What’s most astonishing about the whole affair is that Democrats still haven’t awakened to the fact that the core thrust of the entire scandal was yet another scheme to steal elections from them. Why don’t they just get it over with and form the Caspar Milquetoast Society for the Slow Suicide of Superfluous Political Parties? Just as in the case of the elections of 2000 and 2004, these guys don’t even put up a fight when it comes to the one issue you’d think even such self-serving sycophants might actually care about, namely, keeping their jobs.

It’s absurd and it’s tragic that the Democrats will not touch Bush, Cheney or Gonzales, but this week’s caving on funding for the Iraq war is in a league by itself. When they took over Congress, these guys had just one thing they needed to get right. They didn’t. They had a moral responsibility to end a war which they’ve long known, and which Harry Reid has even publicly admitted, is lost. They wouldn’t. They had virtually all the right political conditions in their favor, from a public mandate to a despised president for a political opponent. Still, they couldn’t.

And why exactly were their hands so very tied when they had the mandate of the American people and held the power of the purse?

Lobbyists.

Are the lobbying groups and the corporate behemoths they represent now so powerful, and our representatives so compromised by lobbyist ties, that Democratic leaders (along with their GOP counterparts) are nothing more than puppets serving a corporate master? Did the master in fact lay down the law and refuse to allow any impeachment process to take place?

Something stinks here.

It is impossible to know the true extent of congressional complicity while Congress continues to refuse impeachment... and the only branch capable of bringing impeachment charges against this president and vice president is our Congress itself. In spite of a mandate by the people and a whopping House majority, the Democratic Congress refuses to even discuss impeachment. This speaks volumes.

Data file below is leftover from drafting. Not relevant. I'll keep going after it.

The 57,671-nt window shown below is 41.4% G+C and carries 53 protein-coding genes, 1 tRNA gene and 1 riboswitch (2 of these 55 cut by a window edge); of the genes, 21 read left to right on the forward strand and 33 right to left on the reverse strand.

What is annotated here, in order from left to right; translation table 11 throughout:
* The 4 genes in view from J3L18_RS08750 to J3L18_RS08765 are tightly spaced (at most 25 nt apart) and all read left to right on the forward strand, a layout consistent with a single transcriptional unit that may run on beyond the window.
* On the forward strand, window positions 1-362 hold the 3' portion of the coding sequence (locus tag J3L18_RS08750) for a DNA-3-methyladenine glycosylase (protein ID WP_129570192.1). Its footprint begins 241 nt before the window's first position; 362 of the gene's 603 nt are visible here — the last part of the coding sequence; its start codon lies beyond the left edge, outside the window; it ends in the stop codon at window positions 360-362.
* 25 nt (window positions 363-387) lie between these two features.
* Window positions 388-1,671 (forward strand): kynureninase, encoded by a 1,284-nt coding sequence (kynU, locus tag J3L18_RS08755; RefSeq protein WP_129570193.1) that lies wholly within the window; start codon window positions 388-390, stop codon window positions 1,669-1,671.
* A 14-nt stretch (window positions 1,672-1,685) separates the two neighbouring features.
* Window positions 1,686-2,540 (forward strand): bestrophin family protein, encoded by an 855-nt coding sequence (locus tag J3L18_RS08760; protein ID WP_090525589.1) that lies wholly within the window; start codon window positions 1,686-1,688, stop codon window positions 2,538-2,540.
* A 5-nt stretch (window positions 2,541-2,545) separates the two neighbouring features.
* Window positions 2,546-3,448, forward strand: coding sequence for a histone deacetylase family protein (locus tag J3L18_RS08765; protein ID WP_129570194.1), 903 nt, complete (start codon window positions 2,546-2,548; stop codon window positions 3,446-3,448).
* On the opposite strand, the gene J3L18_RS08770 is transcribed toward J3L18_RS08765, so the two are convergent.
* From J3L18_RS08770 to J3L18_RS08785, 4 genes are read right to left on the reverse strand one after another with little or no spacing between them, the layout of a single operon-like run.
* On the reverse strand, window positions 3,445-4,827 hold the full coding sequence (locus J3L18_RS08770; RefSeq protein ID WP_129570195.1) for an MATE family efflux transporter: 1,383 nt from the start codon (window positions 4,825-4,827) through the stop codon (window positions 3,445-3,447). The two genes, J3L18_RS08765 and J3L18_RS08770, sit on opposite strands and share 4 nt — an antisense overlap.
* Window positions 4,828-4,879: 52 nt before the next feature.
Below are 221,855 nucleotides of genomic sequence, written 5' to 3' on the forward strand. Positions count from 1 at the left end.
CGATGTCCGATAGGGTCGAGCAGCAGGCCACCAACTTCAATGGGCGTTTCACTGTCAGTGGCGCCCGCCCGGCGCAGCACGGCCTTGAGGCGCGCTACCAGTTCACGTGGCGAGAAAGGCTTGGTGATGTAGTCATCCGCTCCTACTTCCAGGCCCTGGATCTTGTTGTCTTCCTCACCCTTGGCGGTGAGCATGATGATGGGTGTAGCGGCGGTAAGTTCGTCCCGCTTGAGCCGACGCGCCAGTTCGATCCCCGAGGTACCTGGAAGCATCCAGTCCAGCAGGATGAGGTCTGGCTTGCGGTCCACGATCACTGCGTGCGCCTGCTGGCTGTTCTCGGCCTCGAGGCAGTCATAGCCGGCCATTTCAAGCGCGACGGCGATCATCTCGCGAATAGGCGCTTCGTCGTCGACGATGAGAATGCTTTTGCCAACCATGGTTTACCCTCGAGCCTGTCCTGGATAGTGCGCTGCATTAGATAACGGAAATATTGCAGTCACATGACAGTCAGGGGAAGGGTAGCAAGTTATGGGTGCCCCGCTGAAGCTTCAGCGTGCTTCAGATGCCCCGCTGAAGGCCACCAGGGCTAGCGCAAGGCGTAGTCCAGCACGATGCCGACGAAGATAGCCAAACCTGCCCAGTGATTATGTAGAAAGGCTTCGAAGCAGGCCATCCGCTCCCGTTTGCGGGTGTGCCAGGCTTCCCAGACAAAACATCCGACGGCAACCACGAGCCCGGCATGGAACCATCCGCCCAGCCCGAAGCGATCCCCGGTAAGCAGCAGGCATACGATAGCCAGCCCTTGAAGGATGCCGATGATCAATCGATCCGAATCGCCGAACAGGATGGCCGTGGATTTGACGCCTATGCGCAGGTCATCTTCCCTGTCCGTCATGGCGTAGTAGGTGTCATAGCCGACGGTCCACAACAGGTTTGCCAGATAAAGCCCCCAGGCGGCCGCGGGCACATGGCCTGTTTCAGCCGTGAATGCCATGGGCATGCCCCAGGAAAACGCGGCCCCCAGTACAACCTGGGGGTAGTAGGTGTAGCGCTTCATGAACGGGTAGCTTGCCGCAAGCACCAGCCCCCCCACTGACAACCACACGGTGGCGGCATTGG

None of this is really new:

Since President McKinley and the Spanish-American War, overseas adventures have been the oligarchy’s response to the public’s demand for reform. Whether it was Populists or Progressives, rank-and-file Republicans or Democrats leading the charge for domestic change, the major party bosses and their partners on Wall Street have worked together in “collusive harmony,” in the words of political historian Walter Karp, to divert the country from its just demands by embroiling them in deadly foreign entanglements.

Reform movements are an ever-present worry for both parties’ bosses, because any successful reform put forward by regular citizens and insurgents in Congress tends to excite the electorate with the possibility of actually controlling their own government. The ruling class well understands that as the engagement of the citizenry waxes, their own power wanes. And it is war and the threat of war that provide the best excuse for not passing social-welfare legislation, and calling anyone who demands it “unpatriotic.”

It is obvious how we got here: corporate interests. Oil. The lucrative 'war contracting' business, and the Military Industrial.

The system 'of the people, by the people and for the people' has been compromised by money interests, and Lincoln's great fear has come to pass: corporations have been enthroned. These corporations have no intention of giving up the power they have gained under this administration. Their best guarantee of continuing the gravy train is by 'buying' representatives from both sides of the political aisle, possibly blackmailing them, and effectively undercutting efforts to fix the system from the outside.